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Program offers medical interpretation career training for speakers of dual languages

Jun. 1, 2017, 9:22 AM

The Tennessee Foreign Language Institute will launch a medical interpretation training program in August with help from Vanderbilt University Medical Center (VUMC) Interpreter Services.

The job-training program will establish a pipeline of prospective interpreters for VUMC and other medical providers, said Hope Collins, MPA, manager of Interpreter Services. The two-semester program will focus on medical terminology and health care protocols for interpreters.

Hope Collins, MPA

“About a year ago, we were struggling to find people who had the skills and qualifications that we needed for them to be able to function well when we first hired them,” Collins said. “We needed them to have a good foundation. We were having a hard time finding interpreters with that kind of experience.”

The classes, which will meet nightly on Tuesdays and Thursdays, start Aug. 21. The $1,295 enrollment cost includes learning materials.

“Skilled, professional interpreters enhance the quality of clinical care and are an absolute necessity for those with limited language skills,” said Janice Snow Rodriguez, Ph.D., executive director of the Tennessee Foreign Language Institute (TFLI). “The Institute is eager to begin this important collaboration with Vanderbilt University Medical Center and its Interpreter Services to train medical interpreters for Vanderbilt and other health care settings in our communities. The program furthers the TFLI mission and mandate of linguistic access for all and service to the state of Tennessee.”

Passage of a dual language assessment test is a prerequisite for admission. Anyone interested in the class can contact Collins at to register for the test.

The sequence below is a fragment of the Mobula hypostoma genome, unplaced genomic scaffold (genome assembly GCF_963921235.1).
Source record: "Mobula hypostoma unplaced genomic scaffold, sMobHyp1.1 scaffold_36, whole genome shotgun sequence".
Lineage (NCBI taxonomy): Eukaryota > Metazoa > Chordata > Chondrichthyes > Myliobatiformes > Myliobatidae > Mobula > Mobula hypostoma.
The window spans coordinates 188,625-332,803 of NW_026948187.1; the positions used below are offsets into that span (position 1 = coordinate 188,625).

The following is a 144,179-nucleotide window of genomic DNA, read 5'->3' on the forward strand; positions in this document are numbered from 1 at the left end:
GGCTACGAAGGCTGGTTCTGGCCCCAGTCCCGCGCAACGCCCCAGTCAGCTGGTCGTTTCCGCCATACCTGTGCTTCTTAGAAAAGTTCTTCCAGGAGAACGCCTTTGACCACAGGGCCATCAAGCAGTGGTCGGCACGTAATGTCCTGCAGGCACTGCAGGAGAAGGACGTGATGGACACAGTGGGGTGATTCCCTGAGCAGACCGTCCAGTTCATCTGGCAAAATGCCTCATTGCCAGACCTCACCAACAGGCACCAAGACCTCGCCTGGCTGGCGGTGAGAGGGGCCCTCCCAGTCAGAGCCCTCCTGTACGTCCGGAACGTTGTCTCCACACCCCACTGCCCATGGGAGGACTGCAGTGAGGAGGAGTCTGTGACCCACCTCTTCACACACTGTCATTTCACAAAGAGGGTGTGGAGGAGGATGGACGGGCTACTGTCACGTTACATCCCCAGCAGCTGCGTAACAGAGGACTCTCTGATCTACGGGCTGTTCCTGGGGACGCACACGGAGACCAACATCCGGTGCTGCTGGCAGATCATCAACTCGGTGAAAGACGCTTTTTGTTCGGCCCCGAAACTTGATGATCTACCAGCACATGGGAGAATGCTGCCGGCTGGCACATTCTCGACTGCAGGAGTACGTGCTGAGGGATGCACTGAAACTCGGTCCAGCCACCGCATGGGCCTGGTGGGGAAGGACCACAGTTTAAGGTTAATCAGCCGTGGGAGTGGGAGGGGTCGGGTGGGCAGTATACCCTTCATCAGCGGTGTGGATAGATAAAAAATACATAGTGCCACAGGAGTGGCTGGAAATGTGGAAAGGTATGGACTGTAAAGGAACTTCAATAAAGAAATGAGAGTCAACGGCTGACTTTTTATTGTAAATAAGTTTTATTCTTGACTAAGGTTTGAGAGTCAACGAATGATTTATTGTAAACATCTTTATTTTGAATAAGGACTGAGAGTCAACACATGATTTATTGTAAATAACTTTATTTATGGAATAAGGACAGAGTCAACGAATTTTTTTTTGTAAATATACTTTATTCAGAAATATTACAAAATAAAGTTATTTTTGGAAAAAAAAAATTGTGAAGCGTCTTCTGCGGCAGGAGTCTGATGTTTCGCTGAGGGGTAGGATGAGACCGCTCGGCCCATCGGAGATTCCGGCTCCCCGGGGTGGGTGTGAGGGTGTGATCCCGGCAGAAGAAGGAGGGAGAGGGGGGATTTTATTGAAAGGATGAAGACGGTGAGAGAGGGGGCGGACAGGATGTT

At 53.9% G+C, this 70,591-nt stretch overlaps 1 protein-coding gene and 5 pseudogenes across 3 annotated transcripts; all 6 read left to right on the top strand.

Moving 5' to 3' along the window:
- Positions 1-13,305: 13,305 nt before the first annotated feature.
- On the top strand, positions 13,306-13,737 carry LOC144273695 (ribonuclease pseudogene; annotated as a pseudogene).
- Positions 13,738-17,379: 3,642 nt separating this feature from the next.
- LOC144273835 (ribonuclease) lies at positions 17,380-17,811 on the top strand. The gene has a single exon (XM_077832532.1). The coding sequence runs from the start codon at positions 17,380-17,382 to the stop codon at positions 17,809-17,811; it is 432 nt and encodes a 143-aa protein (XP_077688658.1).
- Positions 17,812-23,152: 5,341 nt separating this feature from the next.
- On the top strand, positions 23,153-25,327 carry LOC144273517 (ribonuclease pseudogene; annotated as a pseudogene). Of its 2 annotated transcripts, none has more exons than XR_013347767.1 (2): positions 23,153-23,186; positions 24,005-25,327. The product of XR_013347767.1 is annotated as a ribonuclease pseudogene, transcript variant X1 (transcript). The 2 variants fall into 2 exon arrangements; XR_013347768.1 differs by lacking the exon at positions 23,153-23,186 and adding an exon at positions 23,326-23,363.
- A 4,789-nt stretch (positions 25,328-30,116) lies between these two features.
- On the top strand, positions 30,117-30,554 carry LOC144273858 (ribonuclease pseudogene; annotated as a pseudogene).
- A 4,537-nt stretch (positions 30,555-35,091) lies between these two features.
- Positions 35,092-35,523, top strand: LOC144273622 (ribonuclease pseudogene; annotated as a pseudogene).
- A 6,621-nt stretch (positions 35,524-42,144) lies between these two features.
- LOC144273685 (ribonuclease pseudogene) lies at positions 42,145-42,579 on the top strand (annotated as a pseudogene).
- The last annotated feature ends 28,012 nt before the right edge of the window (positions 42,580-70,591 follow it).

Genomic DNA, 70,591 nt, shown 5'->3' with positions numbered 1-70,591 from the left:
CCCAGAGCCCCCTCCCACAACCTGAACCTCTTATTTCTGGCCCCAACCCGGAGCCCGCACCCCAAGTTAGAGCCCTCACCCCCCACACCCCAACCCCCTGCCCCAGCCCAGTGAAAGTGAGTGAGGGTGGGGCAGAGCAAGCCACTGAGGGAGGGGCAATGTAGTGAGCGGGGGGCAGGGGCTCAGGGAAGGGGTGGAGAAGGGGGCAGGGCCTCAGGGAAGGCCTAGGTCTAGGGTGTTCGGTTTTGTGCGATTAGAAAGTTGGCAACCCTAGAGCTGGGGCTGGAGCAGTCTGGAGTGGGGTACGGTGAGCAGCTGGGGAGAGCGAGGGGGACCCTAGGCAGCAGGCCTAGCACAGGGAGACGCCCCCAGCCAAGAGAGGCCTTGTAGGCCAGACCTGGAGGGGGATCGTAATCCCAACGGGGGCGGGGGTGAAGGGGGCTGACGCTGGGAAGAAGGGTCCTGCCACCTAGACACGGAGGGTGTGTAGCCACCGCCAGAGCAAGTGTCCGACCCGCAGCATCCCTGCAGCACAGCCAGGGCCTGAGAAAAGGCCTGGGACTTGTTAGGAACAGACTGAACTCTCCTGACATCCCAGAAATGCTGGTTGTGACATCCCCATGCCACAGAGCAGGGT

“You already have to be fluent in two languages,” Collins said. “We have a test that we give you to test both English and your other language to make sure that’s already in place.”

The program encompasses 104 hours of classroom time, 20 hours observing VUMC medical interpreters, 20 hours of simulated practice with an instructor outside the classroom and 20 hours of supervised interpretation. The training will be similar to the clinical rotations that students of other health care professions experience.

“In the second semester, students will actually spend time on campus interpreting for patients with our current staff interpreters in the room giving immediate feedback,” Collins said.

The medical interpreter training partnership is available for prospective interpreters of any language.

“If you speak Amharic and you can pass our language assessment and qualify for the class, this program will give you an Amharic coach and pay that person to help you develop your medical glossaries if there isn’t one in your language that can be purchased,” Collins said.

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